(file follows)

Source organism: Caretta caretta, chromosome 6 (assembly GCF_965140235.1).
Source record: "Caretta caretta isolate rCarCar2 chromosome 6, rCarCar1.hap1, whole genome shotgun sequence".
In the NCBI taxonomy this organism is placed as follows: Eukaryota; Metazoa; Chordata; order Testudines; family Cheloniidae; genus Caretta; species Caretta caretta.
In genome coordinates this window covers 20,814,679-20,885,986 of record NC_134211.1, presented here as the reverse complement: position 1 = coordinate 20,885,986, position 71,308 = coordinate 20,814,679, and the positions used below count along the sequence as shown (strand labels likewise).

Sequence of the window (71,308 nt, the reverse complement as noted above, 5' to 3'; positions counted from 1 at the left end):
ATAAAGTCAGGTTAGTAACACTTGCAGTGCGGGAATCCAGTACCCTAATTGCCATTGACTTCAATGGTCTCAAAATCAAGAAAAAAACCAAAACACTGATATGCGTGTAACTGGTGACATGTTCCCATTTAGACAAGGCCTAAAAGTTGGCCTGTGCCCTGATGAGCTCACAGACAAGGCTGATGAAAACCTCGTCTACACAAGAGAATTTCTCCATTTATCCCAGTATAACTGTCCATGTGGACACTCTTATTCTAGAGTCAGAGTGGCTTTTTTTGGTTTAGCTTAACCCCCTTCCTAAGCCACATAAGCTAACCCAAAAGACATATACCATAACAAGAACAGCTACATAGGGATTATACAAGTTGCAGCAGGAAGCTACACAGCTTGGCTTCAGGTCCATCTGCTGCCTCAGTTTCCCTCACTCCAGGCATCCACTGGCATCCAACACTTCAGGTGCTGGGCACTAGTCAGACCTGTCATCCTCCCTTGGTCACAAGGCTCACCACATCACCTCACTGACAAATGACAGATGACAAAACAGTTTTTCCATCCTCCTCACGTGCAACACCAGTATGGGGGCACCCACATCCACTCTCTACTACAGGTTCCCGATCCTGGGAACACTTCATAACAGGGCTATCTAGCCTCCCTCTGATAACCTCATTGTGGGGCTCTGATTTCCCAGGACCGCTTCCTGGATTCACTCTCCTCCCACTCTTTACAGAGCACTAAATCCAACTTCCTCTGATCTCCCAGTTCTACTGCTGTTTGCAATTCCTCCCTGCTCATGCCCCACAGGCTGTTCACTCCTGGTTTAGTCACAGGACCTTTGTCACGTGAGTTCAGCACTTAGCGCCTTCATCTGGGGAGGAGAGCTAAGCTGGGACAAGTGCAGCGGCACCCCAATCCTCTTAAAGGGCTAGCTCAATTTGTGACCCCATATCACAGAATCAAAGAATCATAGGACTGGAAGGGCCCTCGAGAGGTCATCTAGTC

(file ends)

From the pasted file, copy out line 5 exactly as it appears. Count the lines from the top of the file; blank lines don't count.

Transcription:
Sequence of the window (71,308 nt, the reverse complement as noted above, 5' to 3'; positions counted from 1 at the left end):